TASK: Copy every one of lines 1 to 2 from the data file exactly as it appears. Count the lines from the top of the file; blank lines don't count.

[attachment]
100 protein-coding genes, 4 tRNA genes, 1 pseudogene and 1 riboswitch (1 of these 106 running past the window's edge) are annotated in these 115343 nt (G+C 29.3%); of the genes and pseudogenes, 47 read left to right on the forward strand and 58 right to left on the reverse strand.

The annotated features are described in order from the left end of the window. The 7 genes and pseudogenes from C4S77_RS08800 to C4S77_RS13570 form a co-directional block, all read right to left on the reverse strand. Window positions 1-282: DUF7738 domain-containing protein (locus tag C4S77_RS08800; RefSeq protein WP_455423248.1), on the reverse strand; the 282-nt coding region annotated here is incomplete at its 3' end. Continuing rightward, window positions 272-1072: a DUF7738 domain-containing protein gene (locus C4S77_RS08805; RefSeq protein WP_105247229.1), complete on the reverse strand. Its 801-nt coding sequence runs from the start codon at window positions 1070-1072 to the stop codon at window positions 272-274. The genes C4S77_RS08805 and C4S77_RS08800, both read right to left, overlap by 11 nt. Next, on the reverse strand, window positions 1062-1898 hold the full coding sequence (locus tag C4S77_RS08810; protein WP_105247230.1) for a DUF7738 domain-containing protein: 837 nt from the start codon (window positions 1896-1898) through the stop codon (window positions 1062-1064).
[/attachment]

100 protein-coding genes, 4 tRNA genes, 1 pseudogene and 1 riboswitch (1 of these 106 running past the window's edge) are annotated in these 115343 nt (G+C 29.3%); of the genes and pseudogenes, 47 read left to right on the forward strand and 58 right to left on the reverse strand.

The annotated features are described in order from the left end of the window. The 7 genes and pseudogenes from C4S77_RS08800 to C4S77_RS13570 form a co-directional block, all read right to left on the reverse strand. Window positions 1-282: DUF7738 domain-containing protein (locus tag C4S77_RS08800; RefSeq protein WP_455423248.1), on the reverse strand; the 282-nt coding region annotated here is incomplete at its 3' end. Continuing rightward, window positions 272-1072: a DUF7738 domain-containing protein gene (locus C4S77_RS08805; RefSeq protein WP_105247229.1), complete on the reverse strand. Its 801-nt coding sequence runs from the start codon at window positions 1070-1072 to the stop codon at window positions 272-274. The genes C4S77_RS08805 and C4S77_RS08800, both read right to left, overlap by 11 nt. Next, on the reverse strand, window positions 1062-1898 hold the full coding sequence (locus tag C4S77_RS08810; protein WP_105247230.1) for a DUF7738 domain-containing protein: 837 nt from the start codon (window positions 1896-1898) through the stop codon (window positions 1062-1064).